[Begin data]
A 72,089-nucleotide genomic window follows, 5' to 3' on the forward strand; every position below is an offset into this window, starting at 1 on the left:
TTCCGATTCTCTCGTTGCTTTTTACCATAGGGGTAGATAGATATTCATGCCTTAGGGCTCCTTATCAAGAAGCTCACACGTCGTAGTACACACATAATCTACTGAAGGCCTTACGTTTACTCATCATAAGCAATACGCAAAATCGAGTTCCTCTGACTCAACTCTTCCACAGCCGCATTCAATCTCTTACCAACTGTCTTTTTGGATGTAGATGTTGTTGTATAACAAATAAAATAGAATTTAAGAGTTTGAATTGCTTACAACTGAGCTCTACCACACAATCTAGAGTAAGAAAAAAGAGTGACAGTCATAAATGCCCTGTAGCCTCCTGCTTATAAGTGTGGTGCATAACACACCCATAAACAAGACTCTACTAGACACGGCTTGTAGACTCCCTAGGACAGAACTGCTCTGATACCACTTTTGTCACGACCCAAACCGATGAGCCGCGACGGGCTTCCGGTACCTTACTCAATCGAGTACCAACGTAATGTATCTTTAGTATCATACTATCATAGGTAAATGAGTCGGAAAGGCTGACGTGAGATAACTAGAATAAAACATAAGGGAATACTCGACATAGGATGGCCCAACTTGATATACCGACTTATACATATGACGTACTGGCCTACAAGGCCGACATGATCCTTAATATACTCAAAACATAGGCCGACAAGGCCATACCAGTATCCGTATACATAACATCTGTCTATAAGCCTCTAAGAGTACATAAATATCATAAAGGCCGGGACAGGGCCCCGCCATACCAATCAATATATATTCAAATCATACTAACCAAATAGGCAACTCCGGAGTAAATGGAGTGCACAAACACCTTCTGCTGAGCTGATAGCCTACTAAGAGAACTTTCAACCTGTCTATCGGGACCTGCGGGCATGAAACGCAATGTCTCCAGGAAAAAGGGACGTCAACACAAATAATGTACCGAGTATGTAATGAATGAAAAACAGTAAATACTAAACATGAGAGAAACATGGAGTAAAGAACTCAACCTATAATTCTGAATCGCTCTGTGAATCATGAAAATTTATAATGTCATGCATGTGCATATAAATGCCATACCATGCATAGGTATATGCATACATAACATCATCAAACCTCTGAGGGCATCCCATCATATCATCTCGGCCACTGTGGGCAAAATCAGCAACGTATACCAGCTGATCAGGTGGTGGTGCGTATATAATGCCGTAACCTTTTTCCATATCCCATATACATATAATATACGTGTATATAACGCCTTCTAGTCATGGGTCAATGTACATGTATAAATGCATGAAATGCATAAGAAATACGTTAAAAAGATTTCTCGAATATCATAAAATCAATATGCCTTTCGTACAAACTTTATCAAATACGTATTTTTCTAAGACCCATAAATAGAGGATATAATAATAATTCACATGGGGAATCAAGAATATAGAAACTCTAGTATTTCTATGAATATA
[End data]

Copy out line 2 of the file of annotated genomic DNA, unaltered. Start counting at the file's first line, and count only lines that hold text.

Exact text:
TTCCGATTCTCTCGTTGCTTTTTACCATAGGGGTAGATAGATATTCATGCCTTAGGGCTCCTTATCAAGAAGCTCACACGTCGTAGTACACACATAATCTACTGAAGGCCTTACGTTTACTCATCATAAGCAATACGCAAAATCGAGTTCCTCTGACTCAACTCTTCCACAGCCGCATTCAATCTCTTACCAACTGTCTTTTTGGATGTAGATGTTGTTGTATAACAAATAAAATAGAATTTAAGAGTTTGAATTGCTTACAACTGAGCTCTACCACACAATCTAGAGTAAGAAAAAAGAGTGACAGTCATAAATGCCCTGTAGCCTCCTGCTTATAAGTGTGGTGCATAACACACCCATAAACAAGACTCTACTAGACACGGCTTGTAGACTCCCTAGGACAGAACTGCTCTGATACCACTTTTGTCACGACCCAAACCGATGAGCCGCGACGGGCTTCCGGTACCTTACTCAATCGAGTACCAACGTAATGTATCTTTAGTATCATACTATCATAGGTAAATGAGTCGGAAAGGCTGACGTGAGATAACTAGAATAAAACATAAGGGAATACTCGACATAGGATGGCCCAACTTGATATACCGACTTATACATATGACGTACTGGCCTACAAGGCCGACATGATCCTTAATATACTCAAAACATAGGCCGACAAGGCCATACCAGTATCCGTATACATAACATCTGTCTATAAGCCTCTAAGAGTACATAAATATCATAAAGGCCGGGACAGGGCCCCGCCATACCAATCAATATATATTCAAATCATACTAACCAAATAGGCAACTCCGGAGTAAATGGAGTGCACAAACACCTTCTGCTGAGCTGATAGCCTACTAAGAGAACTTTCAACCTGTCTATCGGGACCTGCGGGCATGAAACGCAATGTCTCCAGGAAAAAGGGACGTCAACACAAATAATGTACCGAGTATGTAATGAATGAAAAACAGTAAATACTAAACATGAGAGAAACATGGAGTAAAGAACTCAACCTATAATTCTGAATCGCTCTGTGAATCATGAAAATTTATAATGTCATGCATGTGCATATAAATGCCATACCATGCATAGGTATATGCATACATAACATCATCAAACCTCTGAGGGCATCCCATCATATCATCTCGGCCACTGTGGGCAAAATCAGCAACGTATACCAGCTGATCAGGTGGTGGTGCGTATATAATGCCGTAACCTTTTTCCATATCCCATATACATATAATATACGTGTATATAACGCCTTCTAGTCATGGGTCAATGTACATGTATAAATGCATGAAATGCATAAGAAATACGTTAAAAAGATTTCTCGAATATCATAAAATCAATATGCCTTTCGTACAAACTTTATCAAATACGTATTTTTCTAAGACCCATAAATAGAGGATATAATAATAATTCACATGGGGAATCAAGAATATAGAAACTCTAGTATTTCTATGAATATA